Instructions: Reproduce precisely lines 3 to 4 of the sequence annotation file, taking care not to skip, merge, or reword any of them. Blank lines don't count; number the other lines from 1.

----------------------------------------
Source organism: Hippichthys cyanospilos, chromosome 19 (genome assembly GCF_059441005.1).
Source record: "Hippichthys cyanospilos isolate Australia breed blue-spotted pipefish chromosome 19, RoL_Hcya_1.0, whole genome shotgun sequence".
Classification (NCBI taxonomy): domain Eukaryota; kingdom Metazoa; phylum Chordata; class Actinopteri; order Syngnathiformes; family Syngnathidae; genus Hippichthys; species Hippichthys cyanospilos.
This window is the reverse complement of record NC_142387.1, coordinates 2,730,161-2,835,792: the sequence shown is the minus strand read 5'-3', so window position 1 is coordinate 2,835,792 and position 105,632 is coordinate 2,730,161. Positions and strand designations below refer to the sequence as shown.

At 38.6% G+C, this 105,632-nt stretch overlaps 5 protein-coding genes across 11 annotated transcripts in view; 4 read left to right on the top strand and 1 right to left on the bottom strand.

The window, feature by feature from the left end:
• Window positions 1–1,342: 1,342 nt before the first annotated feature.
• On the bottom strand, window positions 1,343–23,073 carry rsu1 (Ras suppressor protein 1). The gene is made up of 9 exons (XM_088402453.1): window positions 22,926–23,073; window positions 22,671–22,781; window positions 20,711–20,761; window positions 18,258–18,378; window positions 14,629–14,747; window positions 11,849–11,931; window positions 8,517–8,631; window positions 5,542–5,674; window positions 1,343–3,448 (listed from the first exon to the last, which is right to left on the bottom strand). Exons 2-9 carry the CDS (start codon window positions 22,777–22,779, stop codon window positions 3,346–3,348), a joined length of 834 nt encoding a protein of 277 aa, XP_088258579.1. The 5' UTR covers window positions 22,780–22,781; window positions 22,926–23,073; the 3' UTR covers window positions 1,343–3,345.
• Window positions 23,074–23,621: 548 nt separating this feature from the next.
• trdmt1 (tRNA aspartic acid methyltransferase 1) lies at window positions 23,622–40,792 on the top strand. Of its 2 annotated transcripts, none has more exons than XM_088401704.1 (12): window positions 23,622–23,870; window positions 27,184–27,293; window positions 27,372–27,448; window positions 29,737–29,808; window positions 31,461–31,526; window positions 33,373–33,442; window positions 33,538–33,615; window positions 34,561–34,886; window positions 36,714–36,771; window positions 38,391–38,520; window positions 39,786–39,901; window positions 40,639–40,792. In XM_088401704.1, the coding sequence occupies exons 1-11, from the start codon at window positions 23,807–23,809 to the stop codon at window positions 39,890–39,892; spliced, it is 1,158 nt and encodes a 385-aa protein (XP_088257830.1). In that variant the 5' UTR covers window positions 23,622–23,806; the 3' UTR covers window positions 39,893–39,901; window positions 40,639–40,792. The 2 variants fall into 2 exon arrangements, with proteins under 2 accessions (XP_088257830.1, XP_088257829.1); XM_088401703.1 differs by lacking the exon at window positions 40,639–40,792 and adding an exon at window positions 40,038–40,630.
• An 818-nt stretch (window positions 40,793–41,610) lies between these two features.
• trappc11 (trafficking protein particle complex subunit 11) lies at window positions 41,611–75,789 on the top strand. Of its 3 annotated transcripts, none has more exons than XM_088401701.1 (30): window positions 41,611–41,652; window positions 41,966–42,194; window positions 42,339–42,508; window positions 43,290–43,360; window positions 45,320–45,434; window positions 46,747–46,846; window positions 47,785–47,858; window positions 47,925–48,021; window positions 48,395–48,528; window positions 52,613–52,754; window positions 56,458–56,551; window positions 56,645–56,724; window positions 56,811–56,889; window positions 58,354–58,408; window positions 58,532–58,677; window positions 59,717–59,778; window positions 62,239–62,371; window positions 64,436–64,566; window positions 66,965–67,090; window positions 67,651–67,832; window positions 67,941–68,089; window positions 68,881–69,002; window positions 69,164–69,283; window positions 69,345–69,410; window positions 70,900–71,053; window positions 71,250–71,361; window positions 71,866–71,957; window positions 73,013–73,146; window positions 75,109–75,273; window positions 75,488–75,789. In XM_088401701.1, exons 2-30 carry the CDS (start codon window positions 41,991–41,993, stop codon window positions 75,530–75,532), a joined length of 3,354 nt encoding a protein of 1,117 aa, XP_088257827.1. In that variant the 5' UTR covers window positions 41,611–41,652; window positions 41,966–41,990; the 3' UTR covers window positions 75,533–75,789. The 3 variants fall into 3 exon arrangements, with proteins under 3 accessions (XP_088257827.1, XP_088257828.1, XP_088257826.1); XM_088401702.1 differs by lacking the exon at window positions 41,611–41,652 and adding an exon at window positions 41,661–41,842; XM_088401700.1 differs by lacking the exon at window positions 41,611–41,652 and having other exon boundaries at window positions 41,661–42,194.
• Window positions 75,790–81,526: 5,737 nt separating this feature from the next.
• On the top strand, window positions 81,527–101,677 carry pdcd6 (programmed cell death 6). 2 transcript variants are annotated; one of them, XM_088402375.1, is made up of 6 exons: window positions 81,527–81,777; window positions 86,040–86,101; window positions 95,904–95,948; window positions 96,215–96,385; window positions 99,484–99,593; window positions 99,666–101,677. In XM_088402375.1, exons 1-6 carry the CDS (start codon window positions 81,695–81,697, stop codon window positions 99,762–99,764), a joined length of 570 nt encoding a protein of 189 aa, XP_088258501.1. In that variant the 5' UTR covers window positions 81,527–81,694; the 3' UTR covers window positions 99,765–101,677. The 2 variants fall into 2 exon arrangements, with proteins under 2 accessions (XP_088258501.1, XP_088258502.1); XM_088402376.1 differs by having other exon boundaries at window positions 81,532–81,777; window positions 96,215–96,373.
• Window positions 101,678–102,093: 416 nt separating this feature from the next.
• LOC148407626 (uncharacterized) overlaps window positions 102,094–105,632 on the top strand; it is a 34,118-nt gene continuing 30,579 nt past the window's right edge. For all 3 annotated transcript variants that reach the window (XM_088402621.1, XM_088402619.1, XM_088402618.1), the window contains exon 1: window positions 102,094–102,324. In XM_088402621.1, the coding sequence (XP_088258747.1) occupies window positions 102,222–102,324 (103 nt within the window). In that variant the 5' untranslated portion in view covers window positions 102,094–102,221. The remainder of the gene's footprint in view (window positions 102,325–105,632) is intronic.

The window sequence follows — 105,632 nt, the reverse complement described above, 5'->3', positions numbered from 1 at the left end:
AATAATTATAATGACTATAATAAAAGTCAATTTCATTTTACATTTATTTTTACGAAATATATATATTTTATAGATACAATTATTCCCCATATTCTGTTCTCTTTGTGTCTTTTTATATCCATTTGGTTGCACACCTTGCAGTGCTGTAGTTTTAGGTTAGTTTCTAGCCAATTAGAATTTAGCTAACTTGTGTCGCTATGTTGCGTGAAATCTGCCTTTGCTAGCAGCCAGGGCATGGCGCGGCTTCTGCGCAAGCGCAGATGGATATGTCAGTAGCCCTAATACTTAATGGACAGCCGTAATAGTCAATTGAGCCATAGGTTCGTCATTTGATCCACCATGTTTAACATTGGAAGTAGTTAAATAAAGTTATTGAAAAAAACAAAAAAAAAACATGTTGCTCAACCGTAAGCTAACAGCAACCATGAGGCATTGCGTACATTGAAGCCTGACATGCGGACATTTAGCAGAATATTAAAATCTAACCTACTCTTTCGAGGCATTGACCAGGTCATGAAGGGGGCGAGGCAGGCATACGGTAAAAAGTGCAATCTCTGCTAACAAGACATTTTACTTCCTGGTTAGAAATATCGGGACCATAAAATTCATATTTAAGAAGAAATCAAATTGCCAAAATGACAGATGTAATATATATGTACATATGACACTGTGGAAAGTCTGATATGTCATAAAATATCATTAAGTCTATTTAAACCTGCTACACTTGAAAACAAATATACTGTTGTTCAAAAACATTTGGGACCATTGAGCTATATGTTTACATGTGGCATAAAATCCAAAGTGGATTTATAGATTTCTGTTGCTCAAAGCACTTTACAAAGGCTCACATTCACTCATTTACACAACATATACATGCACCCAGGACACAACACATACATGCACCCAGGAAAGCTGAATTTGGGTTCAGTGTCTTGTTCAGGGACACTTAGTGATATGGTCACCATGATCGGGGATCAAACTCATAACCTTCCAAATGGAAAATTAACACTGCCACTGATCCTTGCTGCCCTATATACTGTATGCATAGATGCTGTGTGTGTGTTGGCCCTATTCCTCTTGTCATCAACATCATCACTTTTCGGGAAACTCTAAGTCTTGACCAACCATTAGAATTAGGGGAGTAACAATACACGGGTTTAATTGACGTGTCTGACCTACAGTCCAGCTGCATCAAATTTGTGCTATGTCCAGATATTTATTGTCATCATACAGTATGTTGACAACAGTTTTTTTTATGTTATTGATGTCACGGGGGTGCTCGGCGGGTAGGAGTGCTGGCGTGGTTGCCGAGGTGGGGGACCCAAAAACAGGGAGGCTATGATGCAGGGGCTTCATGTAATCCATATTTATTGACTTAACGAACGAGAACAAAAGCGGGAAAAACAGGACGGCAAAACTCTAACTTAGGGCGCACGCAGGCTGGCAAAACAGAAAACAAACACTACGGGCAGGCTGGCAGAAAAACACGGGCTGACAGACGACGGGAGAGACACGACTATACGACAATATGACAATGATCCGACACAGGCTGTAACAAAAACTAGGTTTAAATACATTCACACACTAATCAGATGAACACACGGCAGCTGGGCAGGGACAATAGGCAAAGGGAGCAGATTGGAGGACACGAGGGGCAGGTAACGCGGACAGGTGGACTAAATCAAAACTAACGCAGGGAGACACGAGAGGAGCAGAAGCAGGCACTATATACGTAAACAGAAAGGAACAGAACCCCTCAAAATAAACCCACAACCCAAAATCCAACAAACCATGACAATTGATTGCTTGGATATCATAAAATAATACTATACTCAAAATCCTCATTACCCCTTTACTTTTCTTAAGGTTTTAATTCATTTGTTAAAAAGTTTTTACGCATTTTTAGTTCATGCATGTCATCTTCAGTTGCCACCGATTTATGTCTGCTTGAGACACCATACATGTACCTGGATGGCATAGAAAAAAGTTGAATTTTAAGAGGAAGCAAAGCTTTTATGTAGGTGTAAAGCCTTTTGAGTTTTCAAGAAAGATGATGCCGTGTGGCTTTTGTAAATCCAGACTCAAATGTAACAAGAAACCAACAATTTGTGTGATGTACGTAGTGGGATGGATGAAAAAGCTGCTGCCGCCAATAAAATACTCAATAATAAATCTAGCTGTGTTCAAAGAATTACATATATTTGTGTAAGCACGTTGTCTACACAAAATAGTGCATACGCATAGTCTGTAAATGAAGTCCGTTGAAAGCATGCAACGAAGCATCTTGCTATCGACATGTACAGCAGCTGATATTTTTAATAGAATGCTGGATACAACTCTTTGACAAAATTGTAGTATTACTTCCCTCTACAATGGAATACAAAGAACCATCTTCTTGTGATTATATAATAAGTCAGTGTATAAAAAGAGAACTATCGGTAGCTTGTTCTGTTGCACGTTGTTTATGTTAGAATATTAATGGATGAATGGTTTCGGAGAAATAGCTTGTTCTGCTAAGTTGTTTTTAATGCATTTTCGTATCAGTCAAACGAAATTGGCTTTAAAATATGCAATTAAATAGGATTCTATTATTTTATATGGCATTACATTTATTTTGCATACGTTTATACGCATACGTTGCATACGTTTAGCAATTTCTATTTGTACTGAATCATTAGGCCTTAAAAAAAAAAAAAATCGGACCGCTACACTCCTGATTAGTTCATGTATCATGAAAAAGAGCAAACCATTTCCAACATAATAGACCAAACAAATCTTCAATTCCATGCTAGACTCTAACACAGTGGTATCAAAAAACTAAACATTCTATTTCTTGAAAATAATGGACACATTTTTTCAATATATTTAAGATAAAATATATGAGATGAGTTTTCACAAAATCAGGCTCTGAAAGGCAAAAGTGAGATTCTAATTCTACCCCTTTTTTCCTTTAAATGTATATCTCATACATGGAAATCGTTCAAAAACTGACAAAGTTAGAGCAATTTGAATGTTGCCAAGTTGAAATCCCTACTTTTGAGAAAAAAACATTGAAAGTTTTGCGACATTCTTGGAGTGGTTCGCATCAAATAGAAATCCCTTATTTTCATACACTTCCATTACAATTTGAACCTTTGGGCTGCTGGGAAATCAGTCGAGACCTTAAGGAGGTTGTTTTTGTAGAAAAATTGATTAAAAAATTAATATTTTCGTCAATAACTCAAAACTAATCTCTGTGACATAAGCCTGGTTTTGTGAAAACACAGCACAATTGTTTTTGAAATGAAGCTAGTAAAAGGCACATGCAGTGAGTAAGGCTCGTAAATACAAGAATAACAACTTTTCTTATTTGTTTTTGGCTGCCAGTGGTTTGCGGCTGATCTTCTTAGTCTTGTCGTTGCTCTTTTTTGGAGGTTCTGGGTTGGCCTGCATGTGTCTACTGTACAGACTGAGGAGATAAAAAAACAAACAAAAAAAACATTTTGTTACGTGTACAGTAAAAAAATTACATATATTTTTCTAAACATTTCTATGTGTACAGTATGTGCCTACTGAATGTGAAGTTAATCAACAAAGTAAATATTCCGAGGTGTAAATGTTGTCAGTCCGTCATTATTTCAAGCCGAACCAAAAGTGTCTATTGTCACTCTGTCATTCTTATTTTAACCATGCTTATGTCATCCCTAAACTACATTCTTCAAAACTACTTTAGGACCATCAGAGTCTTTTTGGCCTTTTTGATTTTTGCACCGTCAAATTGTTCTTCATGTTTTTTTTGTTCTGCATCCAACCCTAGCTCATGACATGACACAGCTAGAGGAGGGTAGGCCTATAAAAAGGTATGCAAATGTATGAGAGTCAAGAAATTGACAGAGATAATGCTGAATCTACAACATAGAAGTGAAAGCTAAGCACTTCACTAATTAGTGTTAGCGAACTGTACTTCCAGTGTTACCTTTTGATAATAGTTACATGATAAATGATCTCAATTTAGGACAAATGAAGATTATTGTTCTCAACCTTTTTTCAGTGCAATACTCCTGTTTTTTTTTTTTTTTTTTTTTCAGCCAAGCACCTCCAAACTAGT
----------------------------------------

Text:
Classification (NCBI taxonomy): domain Eukaryota; kingdom Metazoa; phylum Chordata; class Actinopteri; order Syngnathiformes; family Syngnathidae; genus Hippichthys; species Hippichthys cyanospilos.
This window is the reverse complement of record NC_142387.1, coordinates 2,730,161-2,835,792: the sequence shown is the minus strand read 5'-3', so window position 1 is coordinate 2,835,792 and position 105,632 is coordinate 2,730,161. Positions and strand designations below refer to the sequence as shown.